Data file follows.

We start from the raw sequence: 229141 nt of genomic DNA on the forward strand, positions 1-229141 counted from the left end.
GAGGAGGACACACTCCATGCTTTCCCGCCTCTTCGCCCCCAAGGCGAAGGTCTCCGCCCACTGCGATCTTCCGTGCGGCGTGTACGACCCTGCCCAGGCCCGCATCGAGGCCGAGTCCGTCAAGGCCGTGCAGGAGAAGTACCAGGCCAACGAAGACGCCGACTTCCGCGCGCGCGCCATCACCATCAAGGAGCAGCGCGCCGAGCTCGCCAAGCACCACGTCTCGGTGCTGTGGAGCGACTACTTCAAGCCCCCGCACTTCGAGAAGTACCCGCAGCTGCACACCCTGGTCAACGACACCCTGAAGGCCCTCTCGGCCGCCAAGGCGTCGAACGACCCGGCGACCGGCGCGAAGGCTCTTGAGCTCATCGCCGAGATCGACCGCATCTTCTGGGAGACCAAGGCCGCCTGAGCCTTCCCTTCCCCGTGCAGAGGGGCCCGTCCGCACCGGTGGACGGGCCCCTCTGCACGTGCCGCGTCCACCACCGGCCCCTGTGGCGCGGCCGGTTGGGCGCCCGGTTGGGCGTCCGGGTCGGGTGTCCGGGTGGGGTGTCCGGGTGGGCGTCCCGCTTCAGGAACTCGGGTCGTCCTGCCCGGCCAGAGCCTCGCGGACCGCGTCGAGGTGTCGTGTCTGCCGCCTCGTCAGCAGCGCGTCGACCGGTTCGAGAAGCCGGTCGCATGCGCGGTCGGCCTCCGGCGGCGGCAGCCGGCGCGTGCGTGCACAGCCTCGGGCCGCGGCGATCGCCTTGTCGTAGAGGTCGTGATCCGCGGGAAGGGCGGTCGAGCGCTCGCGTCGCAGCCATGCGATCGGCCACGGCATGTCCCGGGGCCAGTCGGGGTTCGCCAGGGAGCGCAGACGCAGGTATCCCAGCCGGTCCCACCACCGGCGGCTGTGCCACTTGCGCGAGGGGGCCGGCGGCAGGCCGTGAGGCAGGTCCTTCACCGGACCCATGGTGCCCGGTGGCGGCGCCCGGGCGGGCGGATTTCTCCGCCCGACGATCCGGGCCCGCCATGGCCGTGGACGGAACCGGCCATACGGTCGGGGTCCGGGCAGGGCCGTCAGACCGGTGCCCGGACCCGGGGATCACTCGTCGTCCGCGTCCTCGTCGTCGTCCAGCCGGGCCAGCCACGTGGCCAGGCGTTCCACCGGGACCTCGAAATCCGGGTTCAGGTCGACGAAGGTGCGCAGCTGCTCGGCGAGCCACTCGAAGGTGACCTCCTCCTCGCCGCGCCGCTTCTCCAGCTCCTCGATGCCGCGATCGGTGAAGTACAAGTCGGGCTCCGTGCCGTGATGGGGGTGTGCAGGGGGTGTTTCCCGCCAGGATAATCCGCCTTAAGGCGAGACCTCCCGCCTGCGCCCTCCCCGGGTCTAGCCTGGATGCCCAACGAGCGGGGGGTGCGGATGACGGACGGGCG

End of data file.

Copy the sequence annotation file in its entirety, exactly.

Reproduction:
We start from the raw sequence: 229141 nt of genomic DNA on the forward strand, positions 1-229141 counted from the left end.
GAGGAGGACACACTCCATGCTTTCCCGCCTCTTCGCCCCCAAGGCGAAGGTCTCCGCCCACTGCGATCTTCCGTGCGGCGTGTACGACCCTGCCCAGGCCCGCATCGAGGCCGAGTCCGTCAAGGCCGTGCAGGAGAAGTACCAGGCCAACGAAGACGCCGACTTCCGCGCGCGCGCCATCACCATCAAGGAGCAGCGCGCCGAGCTCGCCAAGCACCACGTCTCGGTGCTGTGGAGCGACTACTTCAAGCCCCCGCACTTCGAGAAGTACCCGCAGCTGCACACCCTGGTCAACGACACCCTGAAGGCCCTCTCGGCCGCCAAGGCGTCGAACGACCCGGCGACCGGCGCGAAGGCTCTTGAGCTCATCGCCGAGATCGACCGCATCTTCTGGGAGACCAAGGCCGCCTGAGCCTTCCCTTCCCCGTGCAGAGGGGCCCGTCCGCACCGGTGGACGGGCCCCTCTGCACGTGCCGCGTCCACCACCGGCCCCTGTGGCGCGGCCGGTTGGGCGCCCGGTTGGGCGTCCGGGTCGGGTGTCCGGGTGGGGTGTCCGGGTGGGCGTCCCGCTTCAGGAACTCGGGTCGTCCTGCCCGGCCAGAGCCTCGCGGACCGCGTCGAGGTGTCGTGTCTGCCGCCTCGTCAGCAGCGCGTCGACCGGTTCGAGAAGCCGGTCGCATGCGCGGTCGGCCTCCGGCGGCGGCAGCCGGCGCGTGCGTGCACAGCCTCGGGCCGCGGCGATCGCCTTGTCGTAGAGGTCGTGATCCGCGGGAAGGGCGGTCGAGCGCTCGCGTCGCAGCCATGCGATCGGCCACGGCATGTCCCGGGGCCAGTCGGGGTTCGCCAGGGAGCGCAGACGCAGGTATCCCAGCCGGTCCCACCACCGGCGGCTGTGCCACTTGCGCGAGGGGGCCGGCGGCAGGCCGTGAGGCAGGTCCTTCACCGGACCCATGGTGCCCGGTGGCGGCGCCCGGGCGGGCGGATTTCTCCGCCCGACGATCCGGGCCCGCCATGGCCGTGGACGGAACCGGCCATACGGTCGGGGTCCGGGCAGGGCCGTCAGACCGGTGCCCGGACCCGGGGATCACTCGTCGTCCGCGTCCTCGTCGTCGTCCAGCCGGGCCAGCCACGTGGCCAGGCGTTCCACCGGGACCTCGAAATCCGGGTTCAGGTCGACGAAGGTGCGCAGCTGCTCGGCGAGCCACTCGAAGGTGACCTCCTCCTCGCCGCGCCGCTTCTCCAGCTCCTCGATGCCGCGATCGGTGAAGTACAAGTCGGGCTCCGTGCCGTGATGGGGGTGTGCAGGGGGTGTTTCCCGCCAGGATAATCCGCCTTAAGGCGAGACCTCCCGCCTGCGCCCTCCCCGGGTCTAGCCTGGATGCCCAACGAGCGGGGGGTGCGGATGACGGACGGGCG